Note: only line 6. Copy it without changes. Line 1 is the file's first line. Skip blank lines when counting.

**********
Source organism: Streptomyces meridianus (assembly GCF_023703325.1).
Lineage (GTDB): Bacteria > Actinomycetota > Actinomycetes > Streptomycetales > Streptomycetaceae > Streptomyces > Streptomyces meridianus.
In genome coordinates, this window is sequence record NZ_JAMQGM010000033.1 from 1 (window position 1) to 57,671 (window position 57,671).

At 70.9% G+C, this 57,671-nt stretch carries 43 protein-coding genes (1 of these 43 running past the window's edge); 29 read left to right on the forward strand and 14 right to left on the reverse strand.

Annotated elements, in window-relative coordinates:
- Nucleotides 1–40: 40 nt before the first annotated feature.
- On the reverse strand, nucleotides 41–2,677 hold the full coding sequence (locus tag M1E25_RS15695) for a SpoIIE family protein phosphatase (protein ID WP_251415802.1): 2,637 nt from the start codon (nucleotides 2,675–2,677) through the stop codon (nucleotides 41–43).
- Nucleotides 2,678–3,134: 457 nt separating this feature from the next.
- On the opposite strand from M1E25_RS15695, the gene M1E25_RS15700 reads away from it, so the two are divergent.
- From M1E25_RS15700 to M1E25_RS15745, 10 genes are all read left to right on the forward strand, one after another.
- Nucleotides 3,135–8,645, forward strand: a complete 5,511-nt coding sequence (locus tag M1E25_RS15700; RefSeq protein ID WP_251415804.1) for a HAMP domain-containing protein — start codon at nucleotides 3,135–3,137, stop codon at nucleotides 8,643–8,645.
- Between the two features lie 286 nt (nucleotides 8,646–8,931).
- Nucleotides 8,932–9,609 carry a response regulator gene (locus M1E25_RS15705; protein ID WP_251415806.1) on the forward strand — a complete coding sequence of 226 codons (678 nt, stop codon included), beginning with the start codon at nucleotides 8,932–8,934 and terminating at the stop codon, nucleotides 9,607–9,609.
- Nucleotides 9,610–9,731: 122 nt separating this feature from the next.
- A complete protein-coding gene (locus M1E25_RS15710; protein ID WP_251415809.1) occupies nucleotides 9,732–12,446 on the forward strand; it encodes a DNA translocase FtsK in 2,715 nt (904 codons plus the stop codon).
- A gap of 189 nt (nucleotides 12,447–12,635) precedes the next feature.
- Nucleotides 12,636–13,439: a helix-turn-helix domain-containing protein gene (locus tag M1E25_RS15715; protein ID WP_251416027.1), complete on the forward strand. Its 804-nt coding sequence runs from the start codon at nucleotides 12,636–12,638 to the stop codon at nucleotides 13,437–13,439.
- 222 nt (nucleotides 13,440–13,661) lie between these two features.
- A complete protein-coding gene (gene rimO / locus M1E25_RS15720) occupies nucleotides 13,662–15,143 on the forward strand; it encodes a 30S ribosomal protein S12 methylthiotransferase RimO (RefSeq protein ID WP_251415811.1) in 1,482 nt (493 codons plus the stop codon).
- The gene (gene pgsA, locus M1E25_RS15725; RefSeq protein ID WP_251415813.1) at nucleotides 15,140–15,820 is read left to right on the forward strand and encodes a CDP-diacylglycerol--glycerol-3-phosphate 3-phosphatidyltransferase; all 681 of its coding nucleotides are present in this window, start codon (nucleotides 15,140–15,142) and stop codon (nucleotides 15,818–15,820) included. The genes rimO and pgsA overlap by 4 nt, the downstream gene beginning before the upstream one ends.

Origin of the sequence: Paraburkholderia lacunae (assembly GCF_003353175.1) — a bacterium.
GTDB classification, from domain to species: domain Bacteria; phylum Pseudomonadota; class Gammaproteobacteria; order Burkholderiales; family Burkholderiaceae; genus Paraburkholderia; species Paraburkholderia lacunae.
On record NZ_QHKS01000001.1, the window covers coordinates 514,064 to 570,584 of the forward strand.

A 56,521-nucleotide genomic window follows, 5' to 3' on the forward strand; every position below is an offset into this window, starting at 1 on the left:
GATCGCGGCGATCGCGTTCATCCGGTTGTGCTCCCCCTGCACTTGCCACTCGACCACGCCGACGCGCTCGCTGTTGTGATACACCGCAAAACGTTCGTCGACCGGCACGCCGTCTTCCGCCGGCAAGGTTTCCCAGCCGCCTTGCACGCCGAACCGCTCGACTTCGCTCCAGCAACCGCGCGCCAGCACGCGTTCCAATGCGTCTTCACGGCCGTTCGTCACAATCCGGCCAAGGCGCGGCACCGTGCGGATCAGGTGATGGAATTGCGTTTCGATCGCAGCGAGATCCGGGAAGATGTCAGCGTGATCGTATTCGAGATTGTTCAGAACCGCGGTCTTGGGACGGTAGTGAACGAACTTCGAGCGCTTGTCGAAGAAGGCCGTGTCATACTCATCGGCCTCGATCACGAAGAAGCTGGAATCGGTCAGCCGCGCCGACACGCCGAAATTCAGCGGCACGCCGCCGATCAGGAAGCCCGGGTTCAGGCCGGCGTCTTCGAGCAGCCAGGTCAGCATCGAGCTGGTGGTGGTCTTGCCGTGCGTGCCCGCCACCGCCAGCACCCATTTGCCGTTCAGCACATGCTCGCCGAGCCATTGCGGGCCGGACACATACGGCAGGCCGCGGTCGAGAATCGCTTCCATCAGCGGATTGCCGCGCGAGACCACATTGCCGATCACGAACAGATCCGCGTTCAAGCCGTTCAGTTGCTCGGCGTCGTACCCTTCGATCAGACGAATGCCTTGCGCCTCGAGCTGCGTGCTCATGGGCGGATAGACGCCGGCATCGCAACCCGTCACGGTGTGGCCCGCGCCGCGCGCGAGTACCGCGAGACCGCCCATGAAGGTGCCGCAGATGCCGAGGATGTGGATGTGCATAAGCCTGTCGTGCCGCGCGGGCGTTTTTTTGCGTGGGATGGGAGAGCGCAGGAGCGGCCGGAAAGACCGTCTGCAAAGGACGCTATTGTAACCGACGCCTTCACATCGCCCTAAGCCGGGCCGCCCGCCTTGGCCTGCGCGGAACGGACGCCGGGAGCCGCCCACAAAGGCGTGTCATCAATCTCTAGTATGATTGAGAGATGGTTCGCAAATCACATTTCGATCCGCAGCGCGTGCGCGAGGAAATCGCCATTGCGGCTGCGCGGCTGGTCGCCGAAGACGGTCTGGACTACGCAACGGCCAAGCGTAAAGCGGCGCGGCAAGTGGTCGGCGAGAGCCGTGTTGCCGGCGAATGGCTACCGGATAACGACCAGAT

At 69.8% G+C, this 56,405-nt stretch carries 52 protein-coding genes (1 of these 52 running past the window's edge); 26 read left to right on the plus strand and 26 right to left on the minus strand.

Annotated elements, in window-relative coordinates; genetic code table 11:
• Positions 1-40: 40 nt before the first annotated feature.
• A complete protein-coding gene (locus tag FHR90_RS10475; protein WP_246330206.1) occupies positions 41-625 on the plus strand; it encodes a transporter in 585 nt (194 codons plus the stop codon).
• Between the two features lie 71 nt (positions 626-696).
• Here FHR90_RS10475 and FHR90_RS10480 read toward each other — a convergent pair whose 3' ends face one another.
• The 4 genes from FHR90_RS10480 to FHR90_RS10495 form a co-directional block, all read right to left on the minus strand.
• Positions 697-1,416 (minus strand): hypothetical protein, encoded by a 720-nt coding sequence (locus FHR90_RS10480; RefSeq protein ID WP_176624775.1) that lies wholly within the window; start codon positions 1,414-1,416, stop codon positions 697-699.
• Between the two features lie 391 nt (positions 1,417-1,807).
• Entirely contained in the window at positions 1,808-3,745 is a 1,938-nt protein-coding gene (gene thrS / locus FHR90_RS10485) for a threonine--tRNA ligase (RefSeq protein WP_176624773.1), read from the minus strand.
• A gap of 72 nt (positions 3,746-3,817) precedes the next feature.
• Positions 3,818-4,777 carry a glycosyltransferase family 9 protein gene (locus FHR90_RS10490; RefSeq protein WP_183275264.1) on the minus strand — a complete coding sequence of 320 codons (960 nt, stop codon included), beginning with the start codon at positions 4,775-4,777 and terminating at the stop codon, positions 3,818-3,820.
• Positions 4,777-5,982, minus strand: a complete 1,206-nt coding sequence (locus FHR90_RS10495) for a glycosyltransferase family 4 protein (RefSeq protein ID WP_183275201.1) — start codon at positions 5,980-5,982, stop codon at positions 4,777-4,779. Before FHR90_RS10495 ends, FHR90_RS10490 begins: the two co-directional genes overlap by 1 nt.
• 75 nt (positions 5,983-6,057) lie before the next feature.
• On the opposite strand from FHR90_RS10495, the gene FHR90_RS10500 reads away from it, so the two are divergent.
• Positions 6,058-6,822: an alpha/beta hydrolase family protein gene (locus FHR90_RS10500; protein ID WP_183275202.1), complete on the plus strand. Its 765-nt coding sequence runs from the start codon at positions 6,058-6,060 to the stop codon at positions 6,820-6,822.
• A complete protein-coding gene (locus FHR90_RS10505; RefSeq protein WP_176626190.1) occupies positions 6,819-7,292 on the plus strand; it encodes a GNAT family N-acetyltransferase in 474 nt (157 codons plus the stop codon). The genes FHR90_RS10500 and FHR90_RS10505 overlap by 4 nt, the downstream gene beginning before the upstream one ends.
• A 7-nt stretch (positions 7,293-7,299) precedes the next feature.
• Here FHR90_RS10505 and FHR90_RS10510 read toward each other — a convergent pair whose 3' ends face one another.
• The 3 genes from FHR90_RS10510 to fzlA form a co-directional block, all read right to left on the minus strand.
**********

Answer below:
- Nucleotides 1–40: 40 nt before the first annotated feature.